Columbus, Ohio A federal judge on Friday upheld significant portions of a state law that limits when and where people may protest at funerals.
The 2006 law was aimed at a small fundamentalist Kansas church whose members picket burials of U.S. troops killed in combat, arguing that the deaths are God's punishment for homosexuals.
The law prohibits protesters from being within 300 feet of a cemetery, funeral home, church or synagogue either one hour before or after a burial service.
The Ohio chapter of the American Civil Liberties Union, with a member of the Westboro Baptist Church in Topeka, Kan., as a plaintiff, had sought a federal restraining order, saying the state cannot pass a law restricting freedom of speech.
But U.S. District Court Judge Donald Nugent in Cleveland said the law upholds a long tradition in American culture of allowing mourners to pay their respects to the deceased without disruption - and gives protesters ample alternatives to express their views.
However, Nugent struck down a portion of the law that places a 300-foot, "floating buffer zone" around funeral procession routes, saying it is unconstitutionally broad.
Supporters of the law called the ruling a victory.
"The families and loved ones of our honorable service men and women have earned the right to pay their last respects in peace and security," said Gov. Ted Strickland, a Democrat who took office in January.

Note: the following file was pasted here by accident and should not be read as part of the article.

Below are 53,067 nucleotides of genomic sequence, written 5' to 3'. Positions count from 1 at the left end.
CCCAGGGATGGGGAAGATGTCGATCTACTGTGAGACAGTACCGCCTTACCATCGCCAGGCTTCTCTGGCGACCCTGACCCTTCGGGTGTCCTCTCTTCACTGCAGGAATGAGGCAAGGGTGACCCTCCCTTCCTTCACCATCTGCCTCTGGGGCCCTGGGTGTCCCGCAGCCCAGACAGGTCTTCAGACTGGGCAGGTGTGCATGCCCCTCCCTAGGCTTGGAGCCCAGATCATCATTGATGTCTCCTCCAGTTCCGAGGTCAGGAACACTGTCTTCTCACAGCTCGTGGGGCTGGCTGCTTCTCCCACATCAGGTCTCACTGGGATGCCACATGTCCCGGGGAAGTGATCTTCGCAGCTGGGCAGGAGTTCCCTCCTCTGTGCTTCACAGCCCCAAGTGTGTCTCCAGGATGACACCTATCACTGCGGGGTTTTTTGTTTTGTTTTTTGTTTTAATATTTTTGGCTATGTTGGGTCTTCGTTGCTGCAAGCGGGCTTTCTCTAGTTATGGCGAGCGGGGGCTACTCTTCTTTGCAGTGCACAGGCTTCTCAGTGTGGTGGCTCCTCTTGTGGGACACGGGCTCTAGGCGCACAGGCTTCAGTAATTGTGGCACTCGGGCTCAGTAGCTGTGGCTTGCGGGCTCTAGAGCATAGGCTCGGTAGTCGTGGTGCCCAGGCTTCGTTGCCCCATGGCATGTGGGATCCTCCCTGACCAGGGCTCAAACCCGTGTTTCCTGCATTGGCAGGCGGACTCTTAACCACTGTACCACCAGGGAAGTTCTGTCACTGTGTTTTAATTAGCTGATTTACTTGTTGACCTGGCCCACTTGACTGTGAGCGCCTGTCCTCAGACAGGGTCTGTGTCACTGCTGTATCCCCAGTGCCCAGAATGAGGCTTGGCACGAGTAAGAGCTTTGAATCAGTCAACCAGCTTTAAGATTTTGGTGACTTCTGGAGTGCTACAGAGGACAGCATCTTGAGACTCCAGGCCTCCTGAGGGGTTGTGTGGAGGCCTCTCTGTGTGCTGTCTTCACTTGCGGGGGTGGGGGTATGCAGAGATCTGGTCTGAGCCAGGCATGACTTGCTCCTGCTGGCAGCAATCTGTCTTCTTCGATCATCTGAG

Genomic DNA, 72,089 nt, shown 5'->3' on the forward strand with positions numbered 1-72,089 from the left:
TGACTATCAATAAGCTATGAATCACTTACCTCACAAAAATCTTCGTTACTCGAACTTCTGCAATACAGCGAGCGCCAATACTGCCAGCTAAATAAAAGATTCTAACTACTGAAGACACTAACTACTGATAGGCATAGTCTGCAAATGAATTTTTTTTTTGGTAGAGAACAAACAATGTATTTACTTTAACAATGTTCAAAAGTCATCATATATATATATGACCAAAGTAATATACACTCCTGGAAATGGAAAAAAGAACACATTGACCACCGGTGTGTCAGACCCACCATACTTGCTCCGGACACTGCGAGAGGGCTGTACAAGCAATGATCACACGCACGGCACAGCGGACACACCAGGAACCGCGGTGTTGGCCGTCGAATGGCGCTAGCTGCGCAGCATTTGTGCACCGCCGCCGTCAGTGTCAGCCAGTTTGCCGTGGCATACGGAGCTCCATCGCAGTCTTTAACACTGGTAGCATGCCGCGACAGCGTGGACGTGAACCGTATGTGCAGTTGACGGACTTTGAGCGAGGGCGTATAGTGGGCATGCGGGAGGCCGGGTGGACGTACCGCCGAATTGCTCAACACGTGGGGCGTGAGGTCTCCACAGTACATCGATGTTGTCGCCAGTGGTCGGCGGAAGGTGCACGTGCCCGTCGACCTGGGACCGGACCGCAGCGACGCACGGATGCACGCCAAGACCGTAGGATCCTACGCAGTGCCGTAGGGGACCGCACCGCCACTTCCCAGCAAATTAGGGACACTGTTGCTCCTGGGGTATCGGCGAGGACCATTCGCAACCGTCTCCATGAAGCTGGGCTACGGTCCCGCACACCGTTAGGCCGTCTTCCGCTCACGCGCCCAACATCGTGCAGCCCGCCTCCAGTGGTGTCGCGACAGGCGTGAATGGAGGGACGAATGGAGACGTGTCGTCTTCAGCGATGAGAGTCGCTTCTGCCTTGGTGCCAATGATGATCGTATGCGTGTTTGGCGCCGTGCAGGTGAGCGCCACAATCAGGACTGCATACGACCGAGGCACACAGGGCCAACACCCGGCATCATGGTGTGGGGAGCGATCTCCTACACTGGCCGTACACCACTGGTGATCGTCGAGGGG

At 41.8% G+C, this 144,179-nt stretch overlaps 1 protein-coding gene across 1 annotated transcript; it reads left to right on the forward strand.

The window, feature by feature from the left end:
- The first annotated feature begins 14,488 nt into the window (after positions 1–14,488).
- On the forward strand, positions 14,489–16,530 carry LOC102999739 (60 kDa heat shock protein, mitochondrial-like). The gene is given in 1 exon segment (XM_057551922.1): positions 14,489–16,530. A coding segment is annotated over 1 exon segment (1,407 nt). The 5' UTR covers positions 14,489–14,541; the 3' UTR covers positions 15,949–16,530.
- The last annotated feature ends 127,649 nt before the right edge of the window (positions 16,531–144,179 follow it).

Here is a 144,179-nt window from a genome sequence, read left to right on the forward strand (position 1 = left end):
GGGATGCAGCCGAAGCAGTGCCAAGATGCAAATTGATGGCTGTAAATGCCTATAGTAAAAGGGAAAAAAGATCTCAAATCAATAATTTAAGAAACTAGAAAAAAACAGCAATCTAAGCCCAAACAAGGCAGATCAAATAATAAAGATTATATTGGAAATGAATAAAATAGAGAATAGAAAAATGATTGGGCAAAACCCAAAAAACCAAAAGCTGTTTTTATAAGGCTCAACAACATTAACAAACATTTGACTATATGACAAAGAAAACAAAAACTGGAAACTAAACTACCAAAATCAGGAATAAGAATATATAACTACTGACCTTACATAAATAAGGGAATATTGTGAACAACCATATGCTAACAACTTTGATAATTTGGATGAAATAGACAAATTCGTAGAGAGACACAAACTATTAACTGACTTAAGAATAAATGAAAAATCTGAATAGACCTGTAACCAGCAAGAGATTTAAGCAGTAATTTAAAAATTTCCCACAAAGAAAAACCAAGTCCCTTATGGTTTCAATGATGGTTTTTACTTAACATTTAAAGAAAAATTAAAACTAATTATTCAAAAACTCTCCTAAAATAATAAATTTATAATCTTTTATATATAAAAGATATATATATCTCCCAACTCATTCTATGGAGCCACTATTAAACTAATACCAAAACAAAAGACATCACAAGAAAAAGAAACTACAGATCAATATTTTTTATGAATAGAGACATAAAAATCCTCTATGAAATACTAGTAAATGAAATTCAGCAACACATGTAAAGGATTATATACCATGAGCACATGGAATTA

At least 27 states have enacted laws restricting funeral picketing, according to the National Conference of State Legislatures.
Messages seeking comment were left Friday night with the Ohio ACLU, and calls went unanswered at the Westboro Baptist Church.
The church has argued that the protests are a form of religious expression and that mourners can avert their eyes from unwanted forms of speech. Some of the members have held signs reading "God Hates Fags" and "God Made IEDs," a reference to roadside bombs.
In his ruling, Nugent rejected the argument that funeral mourners can easily look away, adding that the state may protect citizens from unwelcome or offensive forms of communication when privacy interests are invaded.
Church members planned to picket the funeral of Army Sgt. Robert Carr in Warren, Ohio, on Monday, according to the church's Web site. Carr was killed in Iraq earlier this month when an improvised explosive device detonated beneath the armored vehicle he was driving, his father said.